Is a Paleo Diet Right for Me?: Paleo Diet for Healthy Blood Sugar Levels

Did your ancestors suffer from blood sugar issues? Probably not. Here’s why. In the way, way back our ancestors didn’t have to deal with a lot of ...

Did your ancestors suffer from blood sugar issues? Probably not. Here’s why.

In the way, way back our ancestors didn’t have to deal with a lot of the stressors created by modern living. 

Inflation? Nope. Road Rage? Not unless you were penned in by a herd of wooly mammoths. Even the diet they ate, some say, made life a lot easier for them – or at least for their blood sugar levels! 

Enter the Paleo Diet. 

 The idea behind the Paleo Diet is, if we return to the diet our ancestors ate–high protein, and lots of veggies–we’ll avoid some of the health issues that currently plague us, like inflammation, wonky blood sugar levels, and food toxins. 

The Paleo Diet is quite popular right now as a modern-day "cure-all." But is it? Let’s unpack the theory behind the Paleo diet, explore some of its benefits, and see if it's a good fit for you.

What is Paleo, anyway?

The Paleo (short for Paleolithic) diet was coined by health scholar Loren Cordrain. Cordrain says that humans were genetically and evolutionarily designed to eat foods available during the Paleolithic, or Stone Age, era. So, meat, fish, and vegetables.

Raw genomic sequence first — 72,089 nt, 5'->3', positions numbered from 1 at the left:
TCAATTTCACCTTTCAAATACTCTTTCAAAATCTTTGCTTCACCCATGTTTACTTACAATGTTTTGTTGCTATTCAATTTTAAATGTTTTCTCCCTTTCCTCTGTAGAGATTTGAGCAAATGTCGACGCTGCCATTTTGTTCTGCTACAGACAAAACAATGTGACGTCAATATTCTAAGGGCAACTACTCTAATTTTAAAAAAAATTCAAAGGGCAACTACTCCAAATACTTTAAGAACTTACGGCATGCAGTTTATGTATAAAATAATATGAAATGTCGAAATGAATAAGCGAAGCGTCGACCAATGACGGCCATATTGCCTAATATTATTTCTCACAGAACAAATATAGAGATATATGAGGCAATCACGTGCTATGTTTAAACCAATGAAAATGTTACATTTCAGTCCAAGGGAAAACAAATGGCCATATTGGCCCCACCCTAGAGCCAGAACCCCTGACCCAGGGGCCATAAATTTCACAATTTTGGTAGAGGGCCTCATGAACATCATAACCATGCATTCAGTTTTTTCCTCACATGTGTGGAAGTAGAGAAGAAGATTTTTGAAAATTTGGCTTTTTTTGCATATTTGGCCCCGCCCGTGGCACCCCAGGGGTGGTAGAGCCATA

Our agriculturally-based diet is a rather recent development when it comes to humans, really just in the last 10,000 years or so. Which may seem like a long time to us, but not-so-much when it comes to adaptation of the species–just ask Darwin! The reasoning is that our bodies haven’t exactly caught up with our culinary innovations. Not to mention all the processed and chemically-altered foods of the past hundred years or so!

Suffice it to say, our guts need a break.

It's especially true when it comes to how we, as humans, react to the foods we eat, our ability to stave off disease, and the very survival of our species. 

While the food supply has changed dramatically over time—beginning with the agricultural revolution 10,000 years ago, followed by the introduction of dairy farming 5,000 years ago, and, finally, the more recent industrial revolution—our genetic makeup has not.